NATO in 21st century

On March 27, 2018, the Euro-Atlantic Center organized a lecture on the topic of “NATO in the 21st century” at the Faculty of Political Science and International Relations of the Matej Bel University. Speaking at the event was Dr. Schuyler Foerster, US security expert and founding principal of CGST Solutions, a consulting firm specializing in national security policy and civic education.

  Dr.Foerster began by pointing out why NATO is so important for us, especially nowadays, which he followed up by briefly describing and summarizing the history of the Alliance. NATO was created as a unique political and military alliance, which was successful during the Cold War, but its success did not stop there. Since then, the Alliance has adapted to a new, modern world. The experience of two World Wars and the destruction they’ve caused was the leading impulse that ultimately led to its inception in 1949. As the Alliance gained on influence and importance, it steadily expanded – together with its newest member Montenegro, NATO currently has a total of 29 member states.

…The security threats to Europe started shifting from external ones to internal ones…

Moving on, Dr.Foerster touched upon the Alliance’s collective defence mechanism – Article 5 – explaining that invoking it doesn’t mean that NATO member states would start to wage war. Invoking Article 5 means that the Alliance and its members will take measures and do everything necessary to protect each other. After 1990 and the disintegration of the Soviet Union, NATO created a partnership for peace for all post-Soviet countries, which expressed their desire to become a part of the West. Despite objections from Russia, countries must be freeto decide, where they want to belong. An example of the formal invoking of Article 5 was in the aftermath of the 9/11 terrorist attacks.

During the first decade of the 21st century, NATO was focused on Afghanistan, cyber-attacks and counterpiracy. Dr.Foerster mentioned that by the end of this decade, it seemed that the security threats to Europe started shifting from external ones to internal ones directly within it, with threats of terrorism from failed states also becoming a significant concern. Currently, the priority of the Alliance is to insure that no conflict turns into a hot war, because none of us can afford that. Active security threats include those to civilian infrastructure, to our information systems through cyber-attacks, through disinformation and efforts that weaken our political institutions. In today’s complicated, ever-changing world, the message to NATO members and the Alliance in general should be to go back to the basics, as collective defence remains the best answer and option for Europe.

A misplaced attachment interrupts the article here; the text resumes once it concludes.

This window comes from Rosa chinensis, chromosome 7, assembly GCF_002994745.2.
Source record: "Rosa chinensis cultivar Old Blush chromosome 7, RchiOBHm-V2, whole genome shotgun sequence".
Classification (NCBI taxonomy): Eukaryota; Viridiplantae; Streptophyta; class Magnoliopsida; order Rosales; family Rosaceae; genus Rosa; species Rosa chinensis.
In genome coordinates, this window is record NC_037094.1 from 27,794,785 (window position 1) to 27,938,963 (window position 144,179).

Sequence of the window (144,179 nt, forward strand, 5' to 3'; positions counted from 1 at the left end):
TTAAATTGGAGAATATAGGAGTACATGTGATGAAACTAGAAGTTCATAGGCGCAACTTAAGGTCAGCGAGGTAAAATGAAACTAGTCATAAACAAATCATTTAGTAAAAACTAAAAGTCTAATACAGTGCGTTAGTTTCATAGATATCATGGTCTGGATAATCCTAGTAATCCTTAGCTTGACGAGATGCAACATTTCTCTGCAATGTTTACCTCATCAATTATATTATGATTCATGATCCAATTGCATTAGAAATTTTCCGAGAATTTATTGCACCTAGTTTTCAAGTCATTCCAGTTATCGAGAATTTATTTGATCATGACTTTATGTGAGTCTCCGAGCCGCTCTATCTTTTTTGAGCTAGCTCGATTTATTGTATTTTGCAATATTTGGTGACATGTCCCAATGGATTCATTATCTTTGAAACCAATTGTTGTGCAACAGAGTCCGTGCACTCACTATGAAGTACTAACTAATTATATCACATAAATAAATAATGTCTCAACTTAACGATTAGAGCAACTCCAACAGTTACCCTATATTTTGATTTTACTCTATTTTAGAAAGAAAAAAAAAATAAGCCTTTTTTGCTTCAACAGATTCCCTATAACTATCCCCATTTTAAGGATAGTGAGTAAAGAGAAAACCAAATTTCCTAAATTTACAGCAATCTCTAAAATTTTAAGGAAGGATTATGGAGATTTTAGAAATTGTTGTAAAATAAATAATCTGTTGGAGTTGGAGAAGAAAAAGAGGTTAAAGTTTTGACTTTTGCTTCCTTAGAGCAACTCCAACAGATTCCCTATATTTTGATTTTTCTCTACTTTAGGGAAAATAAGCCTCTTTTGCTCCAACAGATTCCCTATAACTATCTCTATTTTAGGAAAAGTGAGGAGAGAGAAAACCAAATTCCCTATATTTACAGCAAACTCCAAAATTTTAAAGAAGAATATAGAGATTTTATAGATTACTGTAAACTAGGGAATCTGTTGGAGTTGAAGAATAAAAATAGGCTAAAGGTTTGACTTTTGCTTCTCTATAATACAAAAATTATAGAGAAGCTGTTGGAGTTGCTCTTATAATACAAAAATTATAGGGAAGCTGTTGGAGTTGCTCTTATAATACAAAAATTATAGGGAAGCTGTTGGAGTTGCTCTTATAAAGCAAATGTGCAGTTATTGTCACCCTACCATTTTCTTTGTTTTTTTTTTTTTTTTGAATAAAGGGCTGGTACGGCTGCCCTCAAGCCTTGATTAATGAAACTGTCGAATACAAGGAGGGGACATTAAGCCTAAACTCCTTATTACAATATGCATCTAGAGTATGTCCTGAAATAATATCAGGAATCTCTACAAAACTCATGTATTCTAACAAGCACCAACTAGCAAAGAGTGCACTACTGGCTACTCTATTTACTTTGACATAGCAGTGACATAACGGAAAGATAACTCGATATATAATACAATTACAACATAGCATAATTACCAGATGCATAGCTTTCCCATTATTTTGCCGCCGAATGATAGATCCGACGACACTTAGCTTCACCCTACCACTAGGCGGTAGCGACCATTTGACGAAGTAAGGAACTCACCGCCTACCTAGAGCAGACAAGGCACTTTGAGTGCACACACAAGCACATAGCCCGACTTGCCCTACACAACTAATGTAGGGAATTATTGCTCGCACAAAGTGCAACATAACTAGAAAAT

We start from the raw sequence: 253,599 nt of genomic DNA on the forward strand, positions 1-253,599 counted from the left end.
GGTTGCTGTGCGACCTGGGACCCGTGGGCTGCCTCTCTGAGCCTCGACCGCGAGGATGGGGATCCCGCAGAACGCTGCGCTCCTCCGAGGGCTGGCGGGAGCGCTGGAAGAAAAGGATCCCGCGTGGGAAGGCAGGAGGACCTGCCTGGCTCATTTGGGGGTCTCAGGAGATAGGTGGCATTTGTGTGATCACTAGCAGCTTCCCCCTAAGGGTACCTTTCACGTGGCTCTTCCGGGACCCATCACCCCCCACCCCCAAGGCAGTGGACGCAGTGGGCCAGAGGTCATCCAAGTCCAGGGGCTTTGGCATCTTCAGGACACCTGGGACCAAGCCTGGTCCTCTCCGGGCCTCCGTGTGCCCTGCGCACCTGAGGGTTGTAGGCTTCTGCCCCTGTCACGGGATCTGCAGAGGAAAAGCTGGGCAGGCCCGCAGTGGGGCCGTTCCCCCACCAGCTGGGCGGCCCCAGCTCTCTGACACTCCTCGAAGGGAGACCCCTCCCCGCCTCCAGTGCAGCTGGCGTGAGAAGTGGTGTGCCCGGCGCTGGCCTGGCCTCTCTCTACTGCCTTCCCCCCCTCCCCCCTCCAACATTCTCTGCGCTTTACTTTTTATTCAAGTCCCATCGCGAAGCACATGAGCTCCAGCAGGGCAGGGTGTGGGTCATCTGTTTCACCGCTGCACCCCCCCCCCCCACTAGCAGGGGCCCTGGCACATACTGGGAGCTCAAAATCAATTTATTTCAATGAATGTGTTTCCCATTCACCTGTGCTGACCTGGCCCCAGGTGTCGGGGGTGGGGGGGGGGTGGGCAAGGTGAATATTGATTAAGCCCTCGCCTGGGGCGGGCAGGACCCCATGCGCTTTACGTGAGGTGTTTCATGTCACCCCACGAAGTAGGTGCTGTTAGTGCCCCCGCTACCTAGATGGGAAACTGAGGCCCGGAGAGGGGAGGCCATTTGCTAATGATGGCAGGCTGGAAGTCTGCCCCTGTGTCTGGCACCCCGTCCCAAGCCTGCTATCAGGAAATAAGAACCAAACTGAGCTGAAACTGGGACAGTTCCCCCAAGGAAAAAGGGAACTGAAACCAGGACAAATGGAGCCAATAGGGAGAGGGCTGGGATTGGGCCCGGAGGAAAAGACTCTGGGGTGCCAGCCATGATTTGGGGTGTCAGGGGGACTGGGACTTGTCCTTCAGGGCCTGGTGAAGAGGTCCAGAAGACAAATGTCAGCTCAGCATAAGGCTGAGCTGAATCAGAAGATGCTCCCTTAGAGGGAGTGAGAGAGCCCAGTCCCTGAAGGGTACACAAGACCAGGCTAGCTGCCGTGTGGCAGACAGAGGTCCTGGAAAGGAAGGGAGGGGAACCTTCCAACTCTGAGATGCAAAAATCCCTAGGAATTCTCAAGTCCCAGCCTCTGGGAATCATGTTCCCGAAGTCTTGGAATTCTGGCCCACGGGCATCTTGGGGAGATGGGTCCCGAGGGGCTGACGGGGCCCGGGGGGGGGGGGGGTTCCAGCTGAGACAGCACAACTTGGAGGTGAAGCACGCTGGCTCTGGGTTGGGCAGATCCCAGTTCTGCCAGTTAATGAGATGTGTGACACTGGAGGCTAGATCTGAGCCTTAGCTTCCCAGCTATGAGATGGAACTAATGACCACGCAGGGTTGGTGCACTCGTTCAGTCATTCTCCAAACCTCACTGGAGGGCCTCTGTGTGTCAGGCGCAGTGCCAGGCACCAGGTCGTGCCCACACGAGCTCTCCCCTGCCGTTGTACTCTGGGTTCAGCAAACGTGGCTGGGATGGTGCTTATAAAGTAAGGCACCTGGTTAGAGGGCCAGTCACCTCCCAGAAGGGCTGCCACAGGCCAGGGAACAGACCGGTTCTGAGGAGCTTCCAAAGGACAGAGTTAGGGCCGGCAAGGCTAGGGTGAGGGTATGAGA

Fielding questions from the audience, Dr.Foerster stated that he thinks the recent Novichok chemical attacks in Salisbury could potentially lead to NATO countries invoking Article 5, should the British government be willing to do so and take it there, yet the response is going to be a political one, not a military one. In a political alliance, in which allies stand with each other, there should be no tolerance ofbehaviour like this, as this is a violation of international law.                                                                                                                             Answering a question about the technological progress the Alliance has made, Dr.Foerster explained that NATO had to face and deal with technological advancements of epic proportions. We have created a technological society, in which we are vulnerable to so many things we can’t even imagine, but luckily, these non-military attacks can be prevented by educating citizens and by carefully selecting credible information.                                                The Euro-Atlantic Center would like to thankDr.Foerster for his insight and expertise, as well as the US Embassy in Slovakia and the Ministry of Foreign and European Affairs of the Slovak Republic for their help in organizing the event.